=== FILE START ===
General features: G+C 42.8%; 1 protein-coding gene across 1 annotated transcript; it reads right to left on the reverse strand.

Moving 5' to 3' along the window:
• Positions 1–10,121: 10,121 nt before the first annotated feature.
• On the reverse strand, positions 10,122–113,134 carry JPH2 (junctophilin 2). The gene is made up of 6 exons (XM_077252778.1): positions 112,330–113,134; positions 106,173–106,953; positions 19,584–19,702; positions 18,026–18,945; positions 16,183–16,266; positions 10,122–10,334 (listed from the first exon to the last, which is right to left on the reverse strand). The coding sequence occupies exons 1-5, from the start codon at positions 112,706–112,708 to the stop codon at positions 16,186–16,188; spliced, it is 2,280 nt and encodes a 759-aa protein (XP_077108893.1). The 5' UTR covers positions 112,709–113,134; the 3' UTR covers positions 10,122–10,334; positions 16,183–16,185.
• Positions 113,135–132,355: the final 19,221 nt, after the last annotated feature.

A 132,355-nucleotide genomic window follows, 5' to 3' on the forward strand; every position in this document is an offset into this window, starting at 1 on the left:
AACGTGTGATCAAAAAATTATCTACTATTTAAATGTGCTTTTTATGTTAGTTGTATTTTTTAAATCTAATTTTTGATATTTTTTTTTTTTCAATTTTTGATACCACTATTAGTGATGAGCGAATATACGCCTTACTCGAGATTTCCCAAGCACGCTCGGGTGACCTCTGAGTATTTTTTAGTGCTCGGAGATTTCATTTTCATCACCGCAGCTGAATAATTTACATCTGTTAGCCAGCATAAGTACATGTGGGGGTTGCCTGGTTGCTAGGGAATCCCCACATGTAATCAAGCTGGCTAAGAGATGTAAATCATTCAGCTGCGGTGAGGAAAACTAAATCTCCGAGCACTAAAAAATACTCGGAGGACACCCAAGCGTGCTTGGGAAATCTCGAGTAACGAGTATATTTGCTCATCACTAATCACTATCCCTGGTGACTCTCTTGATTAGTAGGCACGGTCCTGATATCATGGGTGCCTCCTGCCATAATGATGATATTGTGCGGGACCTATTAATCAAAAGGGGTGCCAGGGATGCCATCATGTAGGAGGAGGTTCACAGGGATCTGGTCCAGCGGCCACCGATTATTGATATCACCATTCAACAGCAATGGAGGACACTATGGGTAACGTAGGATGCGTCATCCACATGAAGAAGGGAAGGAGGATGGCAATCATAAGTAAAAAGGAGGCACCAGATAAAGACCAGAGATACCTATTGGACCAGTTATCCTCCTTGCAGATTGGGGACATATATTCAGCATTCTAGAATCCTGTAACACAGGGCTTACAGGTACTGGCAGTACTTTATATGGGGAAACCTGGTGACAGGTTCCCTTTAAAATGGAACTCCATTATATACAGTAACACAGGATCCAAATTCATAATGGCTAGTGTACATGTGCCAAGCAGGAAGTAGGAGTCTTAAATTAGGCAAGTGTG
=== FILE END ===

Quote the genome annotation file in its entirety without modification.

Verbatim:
General features: G+C 42.8%; 1 protein-coding gene across 1 annotated transcript; it reads right to left on the reverse strand.

Moving 5' to 3' along the window:
• Positions 1–10,121: 10,121 nt before the first annotated feature.
• On the reverse strand, positions 10,122–113,134 carry JPH2 (junctophilin 2). The gene is made up of 6 exons (XM_077252778.1): positions 112,330–113,134; positions 106,173–106,953; positions 19,584–19,702; positions 18,026–18,945; positions 16,183–16,266; positions 10,122–10,334 (listed from the first exon to the last, which is right to left on the reverse strand). The coding sequence occupies exons 1-5, from the start codon at positions 112,706–112,708 to the stop codon at positions 16,186–16,188; spliced, it is 2,280 nt and encodes a 759-aa protein (XP_077108893.1). The 5' UTR covers positions 112,709–113,134; the 3' UTR covers positions 10,122–10,334; positions 16,183–16,185.
• Positions 113,135–132,355: the final 19,221 nt, after the last annotated feature.

A 132,355-nucleotide genomic window follows, 5' to 3' on the forward strand; every position in this document is an offset into this window, starting at 1 on the left:
AACGTGTGATCAAAAAATTATCTACTATTTAAATGTGCTTTTTATGTTAGTTGTATTTTTTAAATCTAATTTTTGATATTTTTTTTTTTTCAATTTTTGATACCACTATTAGTGATGAGCGAATATACGCCTTACTCGAGATTTCCCAAGCACGCTCGGGTGACCTCTGAGTATTTTTTAGTGCTCGGAGATTTCATTTTCATCACCGCAGCTGAATAATTTACATCTGTTAGCCAGCATAAGTACATGTGGGGGTTGCCTGGTTGCTAGGGAATCCCCACATGTAATCAAGCTGGCTAAGAGATGTAAATCATTCAGCTGCGGTGAGGAAAACTAAATCTCCGAGCACTAAAAAATACTCGGAGGACACCCAAGCGTGCTTGGGAAATCTCGAGTAACGAGTATATTTGCTCATCACTAATCACTATCCCTGGTGACTCTCTTGATTAGTAGGCACGGTCCTGATATCATGGGTGCCTCCTGCCATAATGATGATATTGTGCGGGACCTATTAATCAAAAGGGGTGCCAGGGATGCCATCATGTAGGAGGAGGTTCACAGGGATCTGGTCCAGCGGCCACCGATTATTGATATCACCATTCAACAGCAATGGAGGACACTATGGGTAACGTAGGATGCGTCATCCACATGAAGAAGGGAAGGAGGATGGCAATCATAAGTAAAAAGGAGGCACCAGATAAAGACCAGAGATACCTATTGGACCAGTTATCCTCCTTGCAGATTGGGGACATATATTCAGCATTCTAGAATCCTGTAACACAGGGCTTACAGGTACTGGCAGTACTTTATATGGGGAAACCTGGTGACAGGTTCCCTTTAAAATGGAACTCCATTATATACAGTAACACAGGATCCAAATTCATAATGGCTAGTGTACATGTGCCAAGCAGGAAGTAGGAGTCTTAAATTAGGCAAGTGTG